We have seen the future, and it sucks.

Time for the Rich to Shut Up on Taxes

28th June 2011

Read it.

Good to see somebody else picking up on what I’ve been saying for years.

What commonality binds Haim Saban, Penny Pritzker, and Warren Buffett, aside from membership in the billionaire’s club?  Guilt, and not the quotidian variety — unfulfilled potential, disappointing behavior, lost love — that afflicts most of us.  Theirs is a guilt that only afflicts the very rich — a guilt that arises from wanting more equitable outcomes coupled with an unwillingness to pay the requisite taxes to achieve those outcomes.  It’s the same guilt that has plagued Rockefeller, Kennedy, and Mott progeny for decades.

That special kind of guilt that doesn’t manifest itself in behavior modification, but rather self-righteous attempts to interfere with how others live their lives. White liberal guilt.

Most income earners — salary and wage earners, in particular — are stuck with their onerous tax burden (which, by the way, is why they rarely bitch about paying too little tax).  The very rich, in contrast, enjoy the economy of scale to defer and avoid taxes through trusts, off-shore accounts, property exchanges that resemble barters, and myriad manipulations of the tax code.  Their tax-importuning subset are like the chatty members of a group dinner who convince everyone to order the foie gras, caviar, and truffles but skip out before the bill arrives.

And even if they stuck around, they would take comfort in the fact that after the bill is paid, they’d still have folding money in their pockets while the rest of the party had pockets full of change. Small change.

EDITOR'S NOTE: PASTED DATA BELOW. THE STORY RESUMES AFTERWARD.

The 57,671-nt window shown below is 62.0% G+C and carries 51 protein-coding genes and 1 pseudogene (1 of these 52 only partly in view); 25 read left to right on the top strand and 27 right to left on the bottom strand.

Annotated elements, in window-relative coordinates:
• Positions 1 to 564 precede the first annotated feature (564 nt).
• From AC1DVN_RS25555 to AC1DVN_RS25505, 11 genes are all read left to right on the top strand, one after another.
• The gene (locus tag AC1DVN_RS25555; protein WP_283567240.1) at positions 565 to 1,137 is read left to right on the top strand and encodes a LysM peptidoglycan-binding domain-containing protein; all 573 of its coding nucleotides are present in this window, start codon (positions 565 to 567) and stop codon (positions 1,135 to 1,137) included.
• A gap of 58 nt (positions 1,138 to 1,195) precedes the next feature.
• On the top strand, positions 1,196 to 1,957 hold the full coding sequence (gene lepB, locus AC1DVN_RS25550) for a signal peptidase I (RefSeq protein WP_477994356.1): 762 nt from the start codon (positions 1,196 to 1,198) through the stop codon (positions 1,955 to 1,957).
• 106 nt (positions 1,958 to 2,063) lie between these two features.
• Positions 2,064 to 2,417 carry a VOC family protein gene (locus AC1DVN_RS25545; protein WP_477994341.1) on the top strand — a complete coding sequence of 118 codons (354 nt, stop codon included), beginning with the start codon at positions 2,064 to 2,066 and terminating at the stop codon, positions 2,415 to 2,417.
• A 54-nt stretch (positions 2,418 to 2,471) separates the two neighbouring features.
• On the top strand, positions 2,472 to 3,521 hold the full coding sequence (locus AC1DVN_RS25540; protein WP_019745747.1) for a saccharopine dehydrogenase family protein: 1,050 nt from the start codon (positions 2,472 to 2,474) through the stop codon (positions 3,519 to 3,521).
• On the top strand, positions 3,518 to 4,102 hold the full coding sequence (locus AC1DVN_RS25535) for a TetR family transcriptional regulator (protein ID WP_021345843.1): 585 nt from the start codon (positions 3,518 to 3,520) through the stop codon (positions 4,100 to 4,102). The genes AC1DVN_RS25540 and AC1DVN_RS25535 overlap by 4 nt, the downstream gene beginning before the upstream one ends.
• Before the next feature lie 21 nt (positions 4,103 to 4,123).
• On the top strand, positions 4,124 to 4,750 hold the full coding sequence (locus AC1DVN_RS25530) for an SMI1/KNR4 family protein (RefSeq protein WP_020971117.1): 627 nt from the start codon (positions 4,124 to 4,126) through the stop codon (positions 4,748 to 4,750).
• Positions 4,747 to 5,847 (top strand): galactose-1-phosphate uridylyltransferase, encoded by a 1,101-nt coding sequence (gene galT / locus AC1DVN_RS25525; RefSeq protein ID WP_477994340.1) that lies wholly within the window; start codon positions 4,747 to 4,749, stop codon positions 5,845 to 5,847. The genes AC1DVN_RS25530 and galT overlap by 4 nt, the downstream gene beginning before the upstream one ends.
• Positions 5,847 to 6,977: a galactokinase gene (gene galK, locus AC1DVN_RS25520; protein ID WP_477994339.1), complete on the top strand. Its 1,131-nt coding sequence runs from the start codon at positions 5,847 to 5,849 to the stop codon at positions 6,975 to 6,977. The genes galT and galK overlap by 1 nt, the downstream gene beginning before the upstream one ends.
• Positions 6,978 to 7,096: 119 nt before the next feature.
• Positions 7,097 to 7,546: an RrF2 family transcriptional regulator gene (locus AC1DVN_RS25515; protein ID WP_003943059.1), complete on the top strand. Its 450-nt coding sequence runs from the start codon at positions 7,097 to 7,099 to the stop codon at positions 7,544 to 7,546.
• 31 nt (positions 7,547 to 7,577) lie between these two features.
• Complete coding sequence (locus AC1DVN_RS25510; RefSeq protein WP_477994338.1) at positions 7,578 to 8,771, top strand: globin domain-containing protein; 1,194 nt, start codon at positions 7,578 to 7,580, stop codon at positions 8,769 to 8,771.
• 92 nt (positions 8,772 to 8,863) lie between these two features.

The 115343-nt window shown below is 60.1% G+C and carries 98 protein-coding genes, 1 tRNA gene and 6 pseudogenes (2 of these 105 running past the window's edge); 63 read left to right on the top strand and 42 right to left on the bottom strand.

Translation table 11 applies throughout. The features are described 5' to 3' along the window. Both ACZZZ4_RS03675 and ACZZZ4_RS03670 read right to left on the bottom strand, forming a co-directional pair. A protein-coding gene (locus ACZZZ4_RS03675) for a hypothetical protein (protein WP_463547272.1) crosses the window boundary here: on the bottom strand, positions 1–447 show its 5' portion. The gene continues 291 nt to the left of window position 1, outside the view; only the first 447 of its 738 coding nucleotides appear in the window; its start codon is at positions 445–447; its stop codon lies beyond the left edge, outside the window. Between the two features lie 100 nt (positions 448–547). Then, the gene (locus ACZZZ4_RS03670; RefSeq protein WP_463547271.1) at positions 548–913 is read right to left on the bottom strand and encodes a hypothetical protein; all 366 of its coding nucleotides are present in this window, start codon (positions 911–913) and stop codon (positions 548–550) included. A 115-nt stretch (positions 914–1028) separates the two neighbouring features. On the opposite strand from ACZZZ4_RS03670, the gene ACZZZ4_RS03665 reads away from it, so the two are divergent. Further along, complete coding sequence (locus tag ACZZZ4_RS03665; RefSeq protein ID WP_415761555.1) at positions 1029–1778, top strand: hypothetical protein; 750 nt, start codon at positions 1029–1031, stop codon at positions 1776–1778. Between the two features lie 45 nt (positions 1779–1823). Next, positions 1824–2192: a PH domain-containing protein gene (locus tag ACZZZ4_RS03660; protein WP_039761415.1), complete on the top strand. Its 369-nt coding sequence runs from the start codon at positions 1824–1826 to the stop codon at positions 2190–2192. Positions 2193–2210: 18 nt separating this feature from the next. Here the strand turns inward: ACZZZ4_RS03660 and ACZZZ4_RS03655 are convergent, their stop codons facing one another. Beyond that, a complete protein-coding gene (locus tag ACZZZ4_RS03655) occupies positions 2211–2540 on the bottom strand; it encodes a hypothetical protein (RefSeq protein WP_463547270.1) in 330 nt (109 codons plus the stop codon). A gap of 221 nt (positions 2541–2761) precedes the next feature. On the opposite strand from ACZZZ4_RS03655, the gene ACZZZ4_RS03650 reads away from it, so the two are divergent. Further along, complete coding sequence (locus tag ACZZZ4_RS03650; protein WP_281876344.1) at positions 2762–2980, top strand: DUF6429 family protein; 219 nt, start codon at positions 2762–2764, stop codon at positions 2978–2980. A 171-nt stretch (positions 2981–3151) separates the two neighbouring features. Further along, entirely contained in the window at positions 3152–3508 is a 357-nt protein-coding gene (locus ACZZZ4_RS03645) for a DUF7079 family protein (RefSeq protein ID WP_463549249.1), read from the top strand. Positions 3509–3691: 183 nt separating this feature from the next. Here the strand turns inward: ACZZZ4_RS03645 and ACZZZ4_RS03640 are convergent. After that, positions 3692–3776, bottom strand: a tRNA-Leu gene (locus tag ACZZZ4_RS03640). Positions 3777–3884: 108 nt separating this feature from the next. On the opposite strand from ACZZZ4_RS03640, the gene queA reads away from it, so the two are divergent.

There are solutions to this vexing tax problem.  There is the obvious: The whiny woeful rich could simply write an additional tax check each year.  But that solution doesn’t allow the rich to step down from their pedestals when the mood strikes to commiserate with the lesser rich, nor does it allow them to join idiotic self-congratulatory Web sites like Patriotic Millionaires for Fiscal Strength.  As for the psychosis, it is really a fear of being the lone patsy writing addition checks to the government.

Couldn’t have put it better myself.

But let’s be honest: The very rich don’t want to pay more tax, they want you to pay more taxes.  …  These rich tax agitators know that the real cost of any tax freight is borne by the comfortable and very comfortable, the almost rich and nearly rich income earners.

Exactly so. They want to impoverish the up-and-comers who are breathing down their necks, financially. They want to prevent competition from Those People for the luxury goods on which they’ve become so psychologically dependent.


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